did the work of exploring the admits sorrowfully that she and proves incessantly irritat- M :::: : a
lives of a group of seventh- ceased making them two or ing.
grade girls caught in the neth- three years ago. After a long
er - world between childhood pause, she adds "and that's am'"°
and- adolescence. that." Face freeze, end of:E HBTO an SAEo
As is often true with Wise- film. Terrifying and brilliant. EXHIBITION and SALE Of
mars, the camera's view is not Wednesday's 11:00 set was a
a flattering one - as it roams frustratidafsair.Yetsen etrrt
through classrooms, footballspect, a mere eight minutes - An outstanding selection of antioue oriental woodblock
games, birthday. and slumberVWill Vinton and Bob Gardiner's prints plus original etchings, woodcuts, lithographs by
parties, it shows a slow grind- Closed Mondays, made the last contemporary oriental printmakers.
irg doywnohethepndivdua two hours of the evening most U N ION GALLERY 1 st floor Michigan Union
spirit by teachers, parents wothhled
peers. Conformity is sacred, worthwhile MAR. 13-i-8 p.m. MA R. 14-10-5 p.m. 1
and Girls at Twelve captures Vinton and Gardiner use anr-MA
it absorbingly and frightening- matedtclaytfigures, but unlike s .ARRANGED BY
Imost the other animated en- V Morson Lts., Boltimore, Maryland 21208
l sy., tries, their film stresses incred- (PURCHASES MAY BE CHARGED)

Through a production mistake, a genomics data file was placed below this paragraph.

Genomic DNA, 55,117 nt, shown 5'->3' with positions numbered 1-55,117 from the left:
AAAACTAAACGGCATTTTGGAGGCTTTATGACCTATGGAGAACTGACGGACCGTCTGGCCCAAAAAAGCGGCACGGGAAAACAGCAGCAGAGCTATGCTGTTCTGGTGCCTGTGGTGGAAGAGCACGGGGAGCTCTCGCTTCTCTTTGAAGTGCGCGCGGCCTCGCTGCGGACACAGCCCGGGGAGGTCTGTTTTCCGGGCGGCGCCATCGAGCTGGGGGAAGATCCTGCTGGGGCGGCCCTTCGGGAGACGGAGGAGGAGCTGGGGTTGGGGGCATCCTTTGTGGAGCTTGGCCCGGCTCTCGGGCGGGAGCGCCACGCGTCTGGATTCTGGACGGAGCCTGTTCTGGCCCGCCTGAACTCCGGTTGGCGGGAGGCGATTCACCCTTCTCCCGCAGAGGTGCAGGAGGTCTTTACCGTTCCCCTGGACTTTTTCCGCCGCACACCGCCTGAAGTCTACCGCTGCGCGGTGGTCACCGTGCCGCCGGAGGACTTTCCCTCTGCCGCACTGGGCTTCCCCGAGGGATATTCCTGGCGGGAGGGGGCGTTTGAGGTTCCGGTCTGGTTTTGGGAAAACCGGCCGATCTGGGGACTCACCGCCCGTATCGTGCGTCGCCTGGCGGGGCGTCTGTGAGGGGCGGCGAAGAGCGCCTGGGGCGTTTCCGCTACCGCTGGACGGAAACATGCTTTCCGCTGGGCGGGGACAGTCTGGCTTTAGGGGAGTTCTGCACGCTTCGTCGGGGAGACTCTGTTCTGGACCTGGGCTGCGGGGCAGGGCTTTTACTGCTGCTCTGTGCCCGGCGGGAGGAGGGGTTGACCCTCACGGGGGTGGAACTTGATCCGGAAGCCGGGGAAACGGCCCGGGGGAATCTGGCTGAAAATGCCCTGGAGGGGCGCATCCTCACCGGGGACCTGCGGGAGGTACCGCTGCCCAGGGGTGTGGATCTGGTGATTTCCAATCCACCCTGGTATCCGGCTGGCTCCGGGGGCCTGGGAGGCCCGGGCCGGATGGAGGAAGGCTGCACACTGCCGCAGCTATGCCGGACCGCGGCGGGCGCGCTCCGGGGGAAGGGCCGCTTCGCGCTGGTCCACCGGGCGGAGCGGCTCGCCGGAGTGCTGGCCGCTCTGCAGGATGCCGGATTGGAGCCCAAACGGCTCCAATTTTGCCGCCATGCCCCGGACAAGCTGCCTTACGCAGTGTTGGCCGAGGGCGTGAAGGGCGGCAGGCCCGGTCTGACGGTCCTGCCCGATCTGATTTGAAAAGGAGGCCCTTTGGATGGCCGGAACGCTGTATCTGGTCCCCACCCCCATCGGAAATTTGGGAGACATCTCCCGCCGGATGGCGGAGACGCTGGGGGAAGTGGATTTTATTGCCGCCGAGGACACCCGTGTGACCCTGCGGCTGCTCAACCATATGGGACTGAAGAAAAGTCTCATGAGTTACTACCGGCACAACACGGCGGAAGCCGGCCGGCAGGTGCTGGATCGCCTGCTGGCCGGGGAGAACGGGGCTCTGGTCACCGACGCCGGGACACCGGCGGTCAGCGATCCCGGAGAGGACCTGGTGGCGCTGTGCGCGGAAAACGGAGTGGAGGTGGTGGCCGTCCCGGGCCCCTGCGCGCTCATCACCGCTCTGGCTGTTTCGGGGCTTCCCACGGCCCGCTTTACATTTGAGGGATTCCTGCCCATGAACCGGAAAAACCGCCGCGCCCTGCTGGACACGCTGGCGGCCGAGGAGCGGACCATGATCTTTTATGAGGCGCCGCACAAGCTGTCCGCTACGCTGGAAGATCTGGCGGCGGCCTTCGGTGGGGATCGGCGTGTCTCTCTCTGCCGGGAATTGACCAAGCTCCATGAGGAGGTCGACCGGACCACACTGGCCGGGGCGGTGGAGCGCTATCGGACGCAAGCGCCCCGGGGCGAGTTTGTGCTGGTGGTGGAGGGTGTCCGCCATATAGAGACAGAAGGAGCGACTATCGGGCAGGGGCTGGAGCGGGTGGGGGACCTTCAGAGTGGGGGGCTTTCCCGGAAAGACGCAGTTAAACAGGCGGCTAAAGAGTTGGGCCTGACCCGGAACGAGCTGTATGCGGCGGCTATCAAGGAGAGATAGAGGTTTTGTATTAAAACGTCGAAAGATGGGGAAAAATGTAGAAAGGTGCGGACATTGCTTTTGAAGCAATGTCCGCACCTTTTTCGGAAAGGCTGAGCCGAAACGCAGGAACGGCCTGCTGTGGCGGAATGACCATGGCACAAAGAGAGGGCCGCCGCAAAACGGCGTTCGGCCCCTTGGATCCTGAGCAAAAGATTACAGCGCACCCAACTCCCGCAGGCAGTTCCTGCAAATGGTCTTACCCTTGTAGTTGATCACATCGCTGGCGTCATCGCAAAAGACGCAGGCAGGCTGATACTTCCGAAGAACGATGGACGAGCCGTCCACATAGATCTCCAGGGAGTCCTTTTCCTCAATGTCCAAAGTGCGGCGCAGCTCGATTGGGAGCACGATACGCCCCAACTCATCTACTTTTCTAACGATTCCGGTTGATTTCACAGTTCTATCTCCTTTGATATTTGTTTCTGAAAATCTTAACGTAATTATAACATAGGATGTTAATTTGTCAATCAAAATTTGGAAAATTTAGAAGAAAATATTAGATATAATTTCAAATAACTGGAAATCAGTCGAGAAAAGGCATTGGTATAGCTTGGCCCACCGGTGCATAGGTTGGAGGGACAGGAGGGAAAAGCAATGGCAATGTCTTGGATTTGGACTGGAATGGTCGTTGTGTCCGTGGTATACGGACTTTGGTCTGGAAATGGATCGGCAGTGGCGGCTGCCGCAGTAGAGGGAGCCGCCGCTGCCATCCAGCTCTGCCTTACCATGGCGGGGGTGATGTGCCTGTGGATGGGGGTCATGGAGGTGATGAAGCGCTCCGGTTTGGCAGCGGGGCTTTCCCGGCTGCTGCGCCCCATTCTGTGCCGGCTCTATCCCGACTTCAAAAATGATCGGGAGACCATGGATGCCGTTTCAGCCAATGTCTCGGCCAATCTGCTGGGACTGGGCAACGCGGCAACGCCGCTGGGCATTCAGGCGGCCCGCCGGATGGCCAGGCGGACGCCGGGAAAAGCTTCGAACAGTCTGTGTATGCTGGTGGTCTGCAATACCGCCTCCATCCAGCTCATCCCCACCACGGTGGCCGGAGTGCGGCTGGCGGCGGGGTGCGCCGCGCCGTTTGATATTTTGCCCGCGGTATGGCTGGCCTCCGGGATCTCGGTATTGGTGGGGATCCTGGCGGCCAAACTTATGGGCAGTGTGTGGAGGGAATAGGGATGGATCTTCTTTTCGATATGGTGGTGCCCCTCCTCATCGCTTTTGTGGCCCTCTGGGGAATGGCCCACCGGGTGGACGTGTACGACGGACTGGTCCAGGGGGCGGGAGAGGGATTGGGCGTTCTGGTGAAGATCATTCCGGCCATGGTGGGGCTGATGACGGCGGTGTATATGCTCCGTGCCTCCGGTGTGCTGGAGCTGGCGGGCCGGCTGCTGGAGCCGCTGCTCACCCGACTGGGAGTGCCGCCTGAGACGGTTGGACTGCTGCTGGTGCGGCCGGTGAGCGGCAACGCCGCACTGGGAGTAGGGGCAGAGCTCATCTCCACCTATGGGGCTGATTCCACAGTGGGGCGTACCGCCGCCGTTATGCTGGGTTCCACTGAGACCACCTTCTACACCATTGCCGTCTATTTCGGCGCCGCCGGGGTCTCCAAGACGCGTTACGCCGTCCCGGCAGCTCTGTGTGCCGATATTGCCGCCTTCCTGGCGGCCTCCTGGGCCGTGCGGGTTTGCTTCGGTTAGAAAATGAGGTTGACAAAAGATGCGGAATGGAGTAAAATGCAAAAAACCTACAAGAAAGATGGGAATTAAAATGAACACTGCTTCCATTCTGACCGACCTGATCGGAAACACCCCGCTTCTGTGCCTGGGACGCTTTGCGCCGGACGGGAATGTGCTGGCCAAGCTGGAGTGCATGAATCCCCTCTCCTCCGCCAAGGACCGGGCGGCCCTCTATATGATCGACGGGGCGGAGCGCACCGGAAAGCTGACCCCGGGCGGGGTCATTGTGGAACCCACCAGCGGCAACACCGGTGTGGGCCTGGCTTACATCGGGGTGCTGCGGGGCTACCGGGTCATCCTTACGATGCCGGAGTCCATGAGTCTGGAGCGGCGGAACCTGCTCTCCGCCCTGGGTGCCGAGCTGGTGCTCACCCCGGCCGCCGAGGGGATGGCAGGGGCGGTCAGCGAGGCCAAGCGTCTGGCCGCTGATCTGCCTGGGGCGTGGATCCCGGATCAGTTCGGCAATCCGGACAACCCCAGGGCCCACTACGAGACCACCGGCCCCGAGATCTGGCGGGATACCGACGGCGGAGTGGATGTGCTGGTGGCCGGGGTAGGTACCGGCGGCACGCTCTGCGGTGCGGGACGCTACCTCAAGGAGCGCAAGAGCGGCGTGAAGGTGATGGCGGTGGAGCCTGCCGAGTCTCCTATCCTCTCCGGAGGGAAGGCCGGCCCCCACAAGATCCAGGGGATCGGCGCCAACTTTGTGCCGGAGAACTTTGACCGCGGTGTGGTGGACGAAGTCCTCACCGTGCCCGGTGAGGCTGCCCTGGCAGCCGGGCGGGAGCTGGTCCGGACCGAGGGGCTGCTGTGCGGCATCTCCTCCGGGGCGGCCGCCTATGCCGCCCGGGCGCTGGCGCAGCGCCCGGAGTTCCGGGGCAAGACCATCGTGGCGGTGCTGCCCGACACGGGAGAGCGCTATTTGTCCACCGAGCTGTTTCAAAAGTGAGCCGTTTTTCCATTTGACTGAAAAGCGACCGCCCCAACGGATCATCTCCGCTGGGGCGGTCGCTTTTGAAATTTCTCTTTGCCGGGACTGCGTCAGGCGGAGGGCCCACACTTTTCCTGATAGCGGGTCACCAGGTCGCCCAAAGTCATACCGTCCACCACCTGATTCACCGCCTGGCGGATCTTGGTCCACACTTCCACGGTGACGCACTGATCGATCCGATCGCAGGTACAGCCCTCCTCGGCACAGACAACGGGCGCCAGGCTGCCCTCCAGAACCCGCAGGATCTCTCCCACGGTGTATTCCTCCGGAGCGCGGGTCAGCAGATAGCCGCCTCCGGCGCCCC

Just as good was Syntax, a treterfl srse nrd
powerful individualized effort ibly lifelike bodily movements,(->ct, <->r->o < c> <> c
by Martha Haslanger. A cam- and expression changes i
era pans slowly around the liv- catured figures rather than
Int . O f a house. As vari- mere technical proficiency.

ing ror v JUb. r vi
ous objects come into view, Likewise; Mondays distin-
words flash like subtitles on guishes itself from the lot by
various parts of the screen de- combining a cohesive narra-i
scribing the objects in an ad- tive with just enough mystery
vertisement-like lingo. to leave itself open to interpre-
Later, the picture dissolves tation. The film leaves a de-
to a young man sitting in an lightful yet disturbing after-!
outdoor restaurant, listening to taste - an indelible mark in
snatches of conversation near- the mind's eye - particularly
by. Again, words from these in the poignant final shot.
conversations appear on the If the number of Curt Mc-
screen at various moments and Dowell's entries into the fes-
places. The man can catch on- tival and the name he is making1
ly fragments, not the totality. for himself in the Ann Arbor:
Syntax ends with a long mono- filmgoing community is any in-!
logue, presumably by the man dication, one would say he is
at the restaurant, about his in- becoming somewhat of a cult,
ability to remember a situation hero around this town.
("Maybe if I'd write it His latest, Nudes: A Portfo-
down . ."). This speech is re- lio, is more or less just that:
peated over and over, the words
interlapping as the screen
grows blank. In a sterile, imper- The University of
sopal world, the film seems to Isnor Ian-

"Everything You Always
wanted To Know About Sex"
MLB 4--6:45, 8:30, 10:15
MLB 3 --7:00, 8:30, 10:15
FRIDAY, MARCH 14 $1.25 each
Michigan Professional Theatre Program

guage is sufficient to break
through one's aloneness.
First Fig, by Larry Cuba and
Gary Imhoff, was the one ab-
stract offering of the group, and
it was a beauty. Cuba and Im-
hoff wove a series of delicate
geometric designs one into an-
other with an almost three di-
mensional effect and a use of
soft but glowing color that was
absolutely stunning. A languid,
impressionist jazz score com-
plimented the visuals nicely.
The 9:00 films began with
one of the few pure cartoon ef-
forts of the night, Richard M.
Protovin's Flamingo Boogy.
Projecting against a constant-
ly moving landscape, Protovin
employs a Escher-like tech-
nique as flocks of birds are '